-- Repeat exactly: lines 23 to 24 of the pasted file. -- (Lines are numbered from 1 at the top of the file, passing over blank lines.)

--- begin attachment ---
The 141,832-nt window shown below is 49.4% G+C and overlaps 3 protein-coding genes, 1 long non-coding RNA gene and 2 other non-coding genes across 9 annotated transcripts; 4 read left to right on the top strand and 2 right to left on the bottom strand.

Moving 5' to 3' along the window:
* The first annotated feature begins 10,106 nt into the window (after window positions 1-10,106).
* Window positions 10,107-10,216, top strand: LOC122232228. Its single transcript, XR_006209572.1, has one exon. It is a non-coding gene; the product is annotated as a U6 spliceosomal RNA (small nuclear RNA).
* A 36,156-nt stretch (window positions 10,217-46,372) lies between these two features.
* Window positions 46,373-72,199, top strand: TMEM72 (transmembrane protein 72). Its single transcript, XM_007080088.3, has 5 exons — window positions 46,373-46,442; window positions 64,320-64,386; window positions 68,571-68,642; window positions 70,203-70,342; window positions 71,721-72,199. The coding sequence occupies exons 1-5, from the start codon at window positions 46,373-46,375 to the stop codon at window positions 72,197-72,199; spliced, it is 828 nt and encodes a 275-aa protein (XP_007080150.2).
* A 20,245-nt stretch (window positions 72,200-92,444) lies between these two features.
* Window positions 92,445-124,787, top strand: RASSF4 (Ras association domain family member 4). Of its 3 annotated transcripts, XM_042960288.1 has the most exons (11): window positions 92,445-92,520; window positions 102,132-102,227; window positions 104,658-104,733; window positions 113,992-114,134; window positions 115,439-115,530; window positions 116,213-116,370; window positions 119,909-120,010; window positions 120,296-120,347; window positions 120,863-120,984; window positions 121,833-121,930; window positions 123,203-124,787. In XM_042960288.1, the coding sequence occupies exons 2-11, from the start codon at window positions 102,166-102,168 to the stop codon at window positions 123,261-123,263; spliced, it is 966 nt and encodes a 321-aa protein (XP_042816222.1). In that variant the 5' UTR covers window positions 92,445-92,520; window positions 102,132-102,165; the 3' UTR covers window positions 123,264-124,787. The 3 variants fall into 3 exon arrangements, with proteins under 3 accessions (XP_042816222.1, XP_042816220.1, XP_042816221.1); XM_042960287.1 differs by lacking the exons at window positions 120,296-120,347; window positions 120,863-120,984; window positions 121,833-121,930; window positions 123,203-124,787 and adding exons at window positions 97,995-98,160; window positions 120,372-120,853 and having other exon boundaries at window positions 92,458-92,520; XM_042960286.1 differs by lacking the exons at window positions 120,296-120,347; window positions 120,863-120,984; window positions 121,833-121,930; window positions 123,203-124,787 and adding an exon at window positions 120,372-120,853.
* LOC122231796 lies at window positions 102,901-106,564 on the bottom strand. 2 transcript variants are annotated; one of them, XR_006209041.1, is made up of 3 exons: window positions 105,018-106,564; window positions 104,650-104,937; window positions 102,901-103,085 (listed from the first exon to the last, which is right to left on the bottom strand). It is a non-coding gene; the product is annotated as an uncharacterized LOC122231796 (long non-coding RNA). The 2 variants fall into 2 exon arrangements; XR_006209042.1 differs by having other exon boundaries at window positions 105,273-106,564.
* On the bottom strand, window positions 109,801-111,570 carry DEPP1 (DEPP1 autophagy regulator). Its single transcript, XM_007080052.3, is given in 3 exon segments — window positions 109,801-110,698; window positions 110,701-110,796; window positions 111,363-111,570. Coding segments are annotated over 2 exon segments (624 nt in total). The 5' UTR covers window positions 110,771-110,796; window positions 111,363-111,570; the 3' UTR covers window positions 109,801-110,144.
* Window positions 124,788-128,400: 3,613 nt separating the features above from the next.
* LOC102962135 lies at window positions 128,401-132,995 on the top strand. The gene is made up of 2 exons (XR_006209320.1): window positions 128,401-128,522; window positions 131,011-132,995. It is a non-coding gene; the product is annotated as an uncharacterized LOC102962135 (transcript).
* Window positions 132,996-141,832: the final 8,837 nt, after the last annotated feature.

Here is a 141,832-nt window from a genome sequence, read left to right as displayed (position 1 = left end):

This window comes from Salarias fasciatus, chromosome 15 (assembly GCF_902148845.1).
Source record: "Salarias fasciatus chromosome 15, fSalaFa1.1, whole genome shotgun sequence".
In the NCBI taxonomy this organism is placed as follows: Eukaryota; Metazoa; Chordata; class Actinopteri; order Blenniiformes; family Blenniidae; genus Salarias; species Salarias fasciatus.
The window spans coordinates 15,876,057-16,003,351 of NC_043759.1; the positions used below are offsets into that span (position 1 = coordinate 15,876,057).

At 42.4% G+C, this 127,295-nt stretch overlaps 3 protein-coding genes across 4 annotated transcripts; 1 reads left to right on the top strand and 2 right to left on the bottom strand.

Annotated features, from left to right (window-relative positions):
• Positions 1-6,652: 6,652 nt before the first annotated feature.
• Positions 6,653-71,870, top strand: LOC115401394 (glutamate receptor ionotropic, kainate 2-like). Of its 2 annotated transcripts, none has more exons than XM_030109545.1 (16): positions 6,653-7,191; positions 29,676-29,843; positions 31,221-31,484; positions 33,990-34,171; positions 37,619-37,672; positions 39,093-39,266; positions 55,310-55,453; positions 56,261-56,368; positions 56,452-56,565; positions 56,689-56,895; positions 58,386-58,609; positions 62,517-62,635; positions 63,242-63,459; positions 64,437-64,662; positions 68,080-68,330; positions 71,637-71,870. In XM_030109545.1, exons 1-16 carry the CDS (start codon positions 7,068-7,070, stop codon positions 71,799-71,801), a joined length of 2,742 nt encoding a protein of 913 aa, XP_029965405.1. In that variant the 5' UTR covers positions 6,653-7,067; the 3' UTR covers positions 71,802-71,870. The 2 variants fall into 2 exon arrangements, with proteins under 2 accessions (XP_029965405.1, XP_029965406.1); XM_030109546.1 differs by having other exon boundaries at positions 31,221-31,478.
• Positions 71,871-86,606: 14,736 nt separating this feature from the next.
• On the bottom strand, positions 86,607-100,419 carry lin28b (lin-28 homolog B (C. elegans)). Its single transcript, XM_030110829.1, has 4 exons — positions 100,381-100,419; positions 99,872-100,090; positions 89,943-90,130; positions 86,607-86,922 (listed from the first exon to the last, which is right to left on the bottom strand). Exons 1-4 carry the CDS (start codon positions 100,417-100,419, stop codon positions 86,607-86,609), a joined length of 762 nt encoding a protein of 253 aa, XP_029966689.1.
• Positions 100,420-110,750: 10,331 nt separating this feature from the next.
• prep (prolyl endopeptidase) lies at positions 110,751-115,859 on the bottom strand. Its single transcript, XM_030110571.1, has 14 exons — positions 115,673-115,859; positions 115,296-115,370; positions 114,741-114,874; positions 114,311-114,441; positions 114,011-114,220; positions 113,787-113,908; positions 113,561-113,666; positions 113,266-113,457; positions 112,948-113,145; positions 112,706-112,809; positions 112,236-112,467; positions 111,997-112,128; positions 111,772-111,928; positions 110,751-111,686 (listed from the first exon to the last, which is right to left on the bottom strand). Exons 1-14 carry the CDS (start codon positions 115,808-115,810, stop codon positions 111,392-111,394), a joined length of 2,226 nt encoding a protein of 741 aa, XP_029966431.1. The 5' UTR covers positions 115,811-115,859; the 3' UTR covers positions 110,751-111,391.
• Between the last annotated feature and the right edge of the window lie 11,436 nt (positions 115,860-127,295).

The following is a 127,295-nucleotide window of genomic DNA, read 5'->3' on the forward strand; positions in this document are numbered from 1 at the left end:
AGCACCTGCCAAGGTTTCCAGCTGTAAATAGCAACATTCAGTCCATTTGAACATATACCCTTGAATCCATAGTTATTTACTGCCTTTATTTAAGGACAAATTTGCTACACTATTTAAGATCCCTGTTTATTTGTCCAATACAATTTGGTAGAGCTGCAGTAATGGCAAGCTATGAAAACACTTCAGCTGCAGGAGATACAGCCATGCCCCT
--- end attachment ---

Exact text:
• Positions 71,871-86,606: 14,736 nt separating this feature from the next.
• On the bottom strand, positions 86,607-100,419 carry lin28b (lin-28 homolog B (C. elegans)). Its single transcript, XM_030110829.1, has 4 exons — positions 100,381-100,419; positions 99,872-100,090; positions 89,943-90,130; positions 86,607-86,922 (listed from the first exon to the last, which is right to left on the bottom strand). Exons 1-4 carry the CDS (start codon positions 100,417-100,419, stop codon positions 86,607-86,609), a joined length of 762 nt encoding a protein of 253 aa, XP_029966689.1.